OAKLAND (KPIX 5) — The threat from a dangerous fire source in the Oakland Hills is now greater than ever.
As the 25th anniversary of the Oakland Hills firestorm looms—a sign in those very hills points to the fire danger today as very high.
The fight over how to best prevent the next fire from destroying 3,000 homes is beginning to heat up.
A $3.5 million FEMA grant for tree thinning at UC Berkeley and the city of Oakland has been pulled.
The grant remains in place for East Bay Regional Parks District.
“It’s a real disappointment to us and a real sense of frustration,” Susan Piper with the Oakland Wildfire Prevention Assessment District said.
Piper lost her home to the fire in 1991, and says they’ve been waiting for the grant for ten years, and target one was thinning a stand of highly flammable eucalyptus trees near the Caldecott Tunnel.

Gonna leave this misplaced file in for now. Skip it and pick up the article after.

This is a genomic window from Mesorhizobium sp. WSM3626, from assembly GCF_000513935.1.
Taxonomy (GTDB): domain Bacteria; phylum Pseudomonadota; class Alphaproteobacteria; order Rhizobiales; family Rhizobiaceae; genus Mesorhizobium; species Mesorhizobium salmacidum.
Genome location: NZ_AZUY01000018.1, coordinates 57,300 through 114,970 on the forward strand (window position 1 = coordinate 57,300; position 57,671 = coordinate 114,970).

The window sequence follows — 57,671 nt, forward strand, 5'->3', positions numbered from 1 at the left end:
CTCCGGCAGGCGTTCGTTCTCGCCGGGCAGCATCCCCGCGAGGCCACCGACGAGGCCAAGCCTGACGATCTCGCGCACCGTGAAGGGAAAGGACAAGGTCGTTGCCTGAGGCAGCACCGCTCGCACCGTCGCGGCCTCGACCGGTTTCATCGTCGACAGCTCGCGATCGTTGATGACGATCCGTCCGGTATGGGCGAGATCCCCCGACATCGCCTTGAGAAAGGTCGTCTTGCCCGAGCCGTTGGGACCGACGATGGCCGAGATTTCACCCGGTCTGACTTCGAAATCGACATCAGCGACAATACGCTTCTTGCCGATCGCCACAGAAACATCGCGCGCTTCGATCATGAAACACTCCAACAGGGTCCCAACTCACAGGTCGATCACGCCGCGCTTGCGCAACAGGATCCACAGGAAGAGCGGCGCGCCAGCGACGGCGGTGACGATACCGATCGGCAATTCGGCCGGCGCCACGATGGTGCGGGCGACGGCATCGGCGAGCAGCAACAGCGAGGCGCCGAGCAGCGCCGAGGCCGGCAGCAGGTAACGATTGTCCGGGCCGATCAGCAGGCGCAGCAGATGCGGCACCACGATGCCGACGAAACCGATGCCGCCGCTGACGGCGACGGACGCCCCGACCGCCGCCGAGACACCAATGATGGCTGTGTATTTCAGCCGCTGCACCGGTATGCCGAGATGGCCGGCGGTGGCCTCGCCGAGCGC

“Reduce the fuel, create space so that first responders can get in there to keep those small fires small,” Piper said.
Fueling the other side of the argument is Dan Grassetti with the Hills Conservation Network, who is glad to see the grants for Oakland and Cal pulled.
“They became hijacked by some folks who decided fire risk mitigation money was a really great way to do native plant restoration, which is a fine thing to do, but it is not fire risk mitigation,” Grassetti said.
Grassetti’s home was just four homes away from burning to the ground in the Oakland Hills Fire, and was saved when firefighters made a stand.
He says the eucalyptus trees were not the problem in 1991, and are not the problem now.
If you look at the data, the FEMA report for the ‘91 fire it had almost nothing to do with eucalyptus trees, it was a house to house fire. The eucalyptus trees were incidental to the fire,” Grassetti said.
Now, the Oakland Wildfire Prevention Assessment District had raised $300,000 to match the FEMA grant. Piper says they will be looking to re-allocate the funds.